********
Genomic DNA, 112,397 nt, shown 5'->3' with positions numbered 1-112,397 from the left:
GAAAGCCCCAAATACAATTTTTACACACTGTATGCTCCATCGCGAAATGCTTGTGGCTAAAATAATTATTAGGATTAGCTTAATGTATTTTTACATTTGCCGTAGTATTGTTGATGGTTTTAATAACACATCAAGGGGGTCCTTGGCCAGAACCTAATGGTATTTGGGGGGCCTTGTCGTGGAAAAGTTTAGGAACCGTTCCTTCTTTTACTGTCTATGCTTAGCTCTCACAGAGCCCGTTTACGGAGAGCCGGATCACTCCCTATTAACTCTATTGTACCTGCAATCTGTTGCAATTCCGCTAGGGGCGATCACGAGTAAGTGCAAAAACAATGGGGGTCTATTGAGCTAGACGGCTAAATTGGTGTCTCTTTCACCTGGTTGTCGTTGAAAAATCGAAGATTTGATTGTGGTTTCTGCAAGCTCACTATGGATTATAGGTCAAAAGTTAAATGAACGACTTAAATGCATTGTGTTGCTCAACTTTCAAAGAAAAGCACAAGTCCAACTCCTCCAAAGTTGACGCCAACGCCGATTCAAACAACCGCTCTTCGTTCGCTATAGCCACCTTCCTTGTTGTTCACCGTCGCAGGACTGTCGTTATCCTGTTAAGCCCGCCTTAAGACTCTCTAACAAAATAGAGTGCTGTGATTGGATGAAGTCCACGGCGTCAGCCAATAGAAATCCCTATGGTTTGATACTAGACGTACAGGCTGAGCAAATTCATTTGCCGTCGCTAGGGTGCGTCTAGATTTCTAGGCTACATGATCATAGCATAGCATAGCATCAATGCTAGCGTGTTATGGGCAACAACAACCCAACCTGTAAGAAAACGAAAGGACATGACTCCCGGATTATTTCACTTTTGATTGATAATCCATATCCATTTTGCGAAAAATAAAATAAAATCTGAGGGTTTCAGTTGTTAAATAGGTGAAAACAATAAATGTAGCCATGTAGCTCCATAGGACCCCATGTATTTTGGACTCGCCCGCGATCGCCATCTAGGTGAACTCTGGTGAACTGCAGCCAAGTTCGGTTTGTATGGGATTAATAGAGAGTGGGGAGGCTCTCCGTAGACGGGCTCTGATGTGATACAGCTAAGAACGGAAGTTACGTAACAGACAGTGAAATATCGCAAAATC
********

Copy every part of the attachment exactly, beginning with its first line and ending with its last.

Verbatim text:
Genomic DNA, 112,397 nt, shown 5'->3' with positions numbered 1-112,397 from the left:
GAAAGCCCCAAATACAATTTTTACACACTGTATGCTCCATCGCGAAATGCTTGTGGCTAAAATAATTATTAGGATTAGCTTAATGTATTTTTACATTTGCCGTAGTATTGTTGATGGTTTTAATAACACATCAAGGGGGTCCTTGGCCAGAACCTAATGGTATTTGGGGGGCCTTGTCGTGGAAAAGTTTAGGAACCGTTCCTTCTTTTACTGTCTATGCTTAGCTCTCACAGAGCCCGTTTACGGAGAGCCGGATCACTCCCTATTAACTCTATTGTACCTGCAATCTGTTGCAATTCCGCTAGGGGCGATCACGAGTAAGTGCAAAAACAATGGGGGTCTATTGAGCTAGACGGCTAAATTGGTGTCTCTTTCACCTGGTTGTCGTTGAAAAATCGAAGATTTGATTGTGGTTTCTGCAAGCTCACTATGGATTATAGGTCAAAAGTTAAATGAACGACTTAAATGCATTGTGTTGCTCAACTTTCAAAGAAAAGCACAAGTCCAACTCCTCCAAAGTTGACGCCAACGCCGATTCAAACAACCGCTCTTCGTTCGCTATAGCCACCTTCCTTGTTGTTCACCGTCGCAGGACTGTCGTTATCCTGTTAAGCCCGCCTTAAGACTCTCTAACAAAATAGAGTGCTGTGATTGGATGAAGTCCACGGCGTCAGCCAATAGAAATCCCTATGGTTTGATACTAGACGTACAGGCTGAGCAAATTCATTTGCCGTCGCTAGGGTGCGTCTAGATTTCTAGGCTACATGATCATAGCATAGCATAGCATCAATGCTAGCGTGTTATGGGCAACAACAACCCAACCTGTAAGAAAACGAAAGGACATGACTCCCGGATTATTTCACTTTTGATTGATAATCCATATCCATTTTGCGAAAAATAAAATAAAATCTGAGGGTTTCAGTTGTTAAATAGGTGAAAACAATAAATGTAGCCATGTAGCTCCATAGGACCCCATGTATTTTGGACTCGCCCGCGATCGCCATCTAGGTGAACTCTGGTGAACTGCAGCCAAGTTCGGTTTGTATGGGATTAATAGAGAGTGGGGAGGCTCTCCGTAGACGGGCTCTGATGTGATACAGCTAAGAACGGAAGTTACGTAACAGACAGTGAAATATCGCAAAATC